The third hypothesis on academic aspirations is examined and supported. The results from the analysis show that students attending programs for general studies performed better than students attending vocational programs. This is in line with results from other studies [11,30]. Over time, the differences between academic aspirations can lead to inequalities and differences between people related to the professions and careers they pursue.
The fourth hypothesis about reading proficiency on school level is supported. The results show that on average, students from schools with higher levels of reading proficiency are scoring higher on Internet safety awareness compared to students from schools with lower levels of reading proficiency. This is in line with the international PIAAC study emphasizing the importance of reading when it comes to students’ ability to use ICT in a responsible way [32].
Overall, the analyses reveal differences in students’ competence and skills in the Internet safety field due to social differences. We believe schools in general and teachers in particular can be important contributors in equalizing these differences and divides among students.
The analysis reveals significant differences between both schools and classrooms participating in the study, from the same municipality. It seems that competent and confident teachers, in schools with a systematic approach to teaching Internet safety, have a key role when it comes to developing students’ Internet safety awareness. As we have discussed in this paper, students come into school with varied backgrounds, foundations and understandings brought with them from home, and these variations in cultural, social and academic capital can to a large extent explain the variation in competence. With this in mind, we believe priorities should be made in order to ensure all students have access, at school, to high quality training opportunities in Internet safety in general, and Internet safety measures in particular.

6. Concluding Remarks

In summing up the results from the study of students’ Internet safety awareness, we found differences on various levels both between schools and between classrooms. This is not in accordance with the vision behind the Norwegian school policy of avoiding inequalities between schools, classrooms and students.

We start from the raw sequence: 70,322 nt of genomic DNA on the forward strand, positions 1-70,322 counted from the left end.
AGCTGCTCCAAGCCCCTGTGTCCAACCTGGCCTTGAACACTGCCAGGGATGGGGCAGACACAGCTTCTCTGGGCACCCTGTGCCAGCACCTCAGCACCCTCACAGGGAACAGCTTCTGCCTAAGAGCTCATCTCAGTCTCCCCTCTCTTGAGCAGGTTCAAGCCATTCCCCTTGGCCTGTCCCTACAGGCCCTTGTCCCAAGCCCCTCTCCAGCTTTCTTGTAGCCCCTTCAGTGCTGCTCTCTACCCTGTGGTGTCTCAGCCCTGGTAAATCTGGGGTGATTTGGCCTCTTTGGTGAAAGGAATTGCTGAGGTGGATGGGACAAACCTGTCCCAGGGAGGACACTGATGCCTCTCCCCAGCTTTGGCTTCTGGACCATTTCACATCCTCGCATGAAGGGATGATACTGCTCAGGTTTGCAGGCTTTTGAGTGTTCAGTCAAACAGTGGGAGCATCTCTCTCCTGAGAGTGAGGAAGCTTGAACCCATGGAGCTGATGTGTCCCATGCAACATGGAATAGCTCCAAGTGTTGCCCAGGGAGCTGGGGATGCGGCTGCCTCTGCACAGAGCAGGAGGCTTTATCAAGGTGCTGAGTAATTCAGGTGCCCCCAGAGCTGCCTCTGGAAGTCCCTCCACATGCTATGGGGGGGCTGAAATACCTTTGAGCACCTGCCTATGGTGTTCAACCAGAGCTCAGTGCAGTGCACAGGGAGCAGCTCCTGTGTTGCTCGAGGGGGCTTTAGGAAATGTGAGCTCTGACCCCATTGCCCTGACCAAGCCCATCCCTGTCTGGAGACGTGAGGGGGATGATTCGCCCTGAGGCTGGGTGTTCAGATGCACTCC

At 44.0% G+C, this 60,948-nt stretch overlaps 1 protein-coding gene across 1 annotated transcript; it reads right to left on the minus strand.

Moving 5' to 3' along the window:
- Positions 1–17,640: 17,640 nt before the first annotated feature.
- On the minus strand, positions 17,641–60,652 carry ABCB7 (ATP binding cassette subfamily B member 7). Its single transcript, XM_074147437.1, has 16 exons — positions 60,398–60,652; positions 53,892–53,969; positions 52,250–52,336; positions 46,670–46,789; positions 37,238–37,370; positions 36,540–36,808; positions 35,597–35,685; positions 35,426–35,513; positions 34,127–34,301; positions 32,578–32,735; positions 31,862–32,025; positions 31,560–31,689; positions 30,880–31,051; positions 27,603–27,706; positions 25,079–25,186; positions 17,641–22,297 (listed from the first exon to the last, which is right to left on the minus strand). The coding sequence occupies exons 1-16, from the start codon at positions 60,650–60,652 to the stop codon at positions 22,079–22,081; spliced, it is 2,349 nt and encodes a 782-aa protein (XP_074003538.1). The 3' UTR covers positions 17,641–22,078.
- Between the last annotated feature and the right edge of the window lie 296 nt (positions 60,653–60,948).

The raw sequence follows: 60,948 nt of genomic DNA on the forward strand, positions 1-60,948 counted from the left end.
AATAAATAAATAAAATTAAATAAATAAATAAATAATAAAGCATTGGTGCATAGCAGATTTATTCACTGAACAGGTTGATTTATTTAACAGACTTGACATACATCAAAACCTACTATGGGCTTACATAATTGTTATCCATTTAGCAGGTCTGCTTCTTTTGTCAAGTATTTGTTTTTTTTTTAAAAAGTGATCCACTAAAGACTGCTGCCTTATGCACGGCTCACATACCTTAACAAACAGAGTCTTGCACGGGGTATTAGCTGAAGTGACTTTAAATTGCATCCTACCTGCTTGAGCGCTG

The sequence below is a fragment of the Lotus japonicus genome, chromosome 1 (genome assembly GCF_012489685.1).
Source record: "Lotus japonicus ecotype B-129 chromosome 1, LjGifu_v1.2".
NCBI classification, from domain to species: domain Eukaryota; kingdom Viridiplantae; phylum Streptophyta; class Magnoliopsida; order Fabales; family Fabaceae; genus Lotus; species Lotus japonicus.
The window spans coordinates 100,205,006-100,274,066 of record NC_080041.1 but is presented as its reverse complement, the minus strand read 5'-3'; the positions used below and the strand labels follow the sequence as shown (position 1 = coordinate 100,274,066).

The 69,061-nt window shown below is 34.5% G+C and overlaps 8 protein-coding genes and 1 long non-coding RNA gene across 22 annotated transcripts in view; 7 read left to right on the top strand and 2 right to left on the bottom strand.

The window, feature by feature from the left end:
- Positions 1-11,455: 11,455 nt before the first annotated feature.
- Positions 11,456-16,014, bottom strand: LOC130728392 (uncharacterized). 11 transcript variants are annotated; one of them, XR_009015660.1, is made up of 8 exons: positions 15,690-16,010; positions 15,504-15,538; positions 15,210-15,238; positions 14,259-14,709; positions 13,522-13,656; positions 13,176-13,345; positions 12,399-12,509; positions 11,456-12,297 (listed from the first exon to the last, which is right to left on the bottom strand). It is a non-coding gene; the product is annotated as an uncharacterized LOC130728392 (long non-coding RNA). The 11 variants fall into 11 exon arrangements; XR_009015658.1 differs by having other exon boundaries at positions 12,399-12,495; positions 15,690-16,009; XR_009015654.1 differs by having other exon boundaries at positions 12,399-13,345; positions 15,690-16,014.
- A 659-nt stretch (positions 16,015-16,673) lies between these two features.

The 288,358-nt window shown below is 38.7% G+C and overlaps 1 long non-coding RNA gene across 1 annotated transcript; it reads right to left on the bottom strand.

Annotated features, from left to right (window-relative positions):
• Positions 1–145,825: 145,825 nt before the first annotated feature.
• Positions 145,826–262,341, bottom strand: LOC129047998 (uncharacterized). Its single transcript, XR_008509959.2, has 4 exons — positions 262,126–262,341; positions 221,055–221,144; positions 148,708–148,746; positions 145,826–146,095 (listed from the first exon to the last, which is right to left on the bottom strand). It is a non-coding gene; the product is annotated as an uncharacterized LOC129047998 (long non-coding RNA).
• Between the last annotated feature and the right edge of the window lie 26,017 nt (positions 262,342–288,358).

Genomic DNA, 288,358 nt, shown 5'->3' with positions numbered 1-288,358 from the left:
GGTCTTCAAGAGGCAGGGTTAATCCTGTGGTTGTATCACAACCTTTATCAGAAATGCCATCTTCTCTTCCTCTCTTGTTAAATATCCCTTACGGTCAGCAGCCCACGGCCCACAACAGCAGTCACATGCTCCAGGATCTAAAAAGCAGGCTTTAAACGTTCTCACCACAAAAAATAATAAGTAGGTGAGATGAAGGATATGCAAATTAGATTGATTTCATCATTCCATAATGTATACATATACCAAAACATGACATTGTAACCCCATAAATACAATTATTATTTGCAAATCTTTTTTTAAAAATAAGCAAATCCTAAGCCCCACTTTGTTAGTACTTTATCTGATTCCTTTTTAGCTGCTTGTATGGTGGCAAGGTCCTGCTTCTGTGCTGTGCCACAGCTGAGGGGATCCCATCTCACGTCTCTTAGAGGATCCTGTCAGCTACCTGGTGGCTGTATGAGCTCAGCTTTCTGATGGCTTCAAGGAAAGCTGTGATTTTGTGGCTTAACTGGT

The level of Internet safety awareness seems to be quite varied among students. The results show that we cannot treat this group of students as a uniform group, because there is variation in their levels of proficiency. One implication of these results is to be careful with assuming that all students are able to familiarize themselves with the topic of Internet safety.
Until recently, we know of few attempts to measure Norwegian students’ Internet safety awareness. However, as schools and teachers map what students know and are able to do, schools become more able to make the correct decisions about how to fight digital divides and to attain digital inclusion. On the basis that there is a gap between school aims and school results, it is necessary for schools to start working more consciously with Internet safety awareness. The empirical findings in this study show variation between schools due to the students’ social background. How to deal with this? In Norway, several attempts have been made to level out the gaps in students’ competence. One example is working towards schools and families, by giving information and guidance on how to be good role models, and how to teach Internet safety to young people. Internet safety is about raising awareness, developing sound and good attitudes, which will in turn lead to good actions.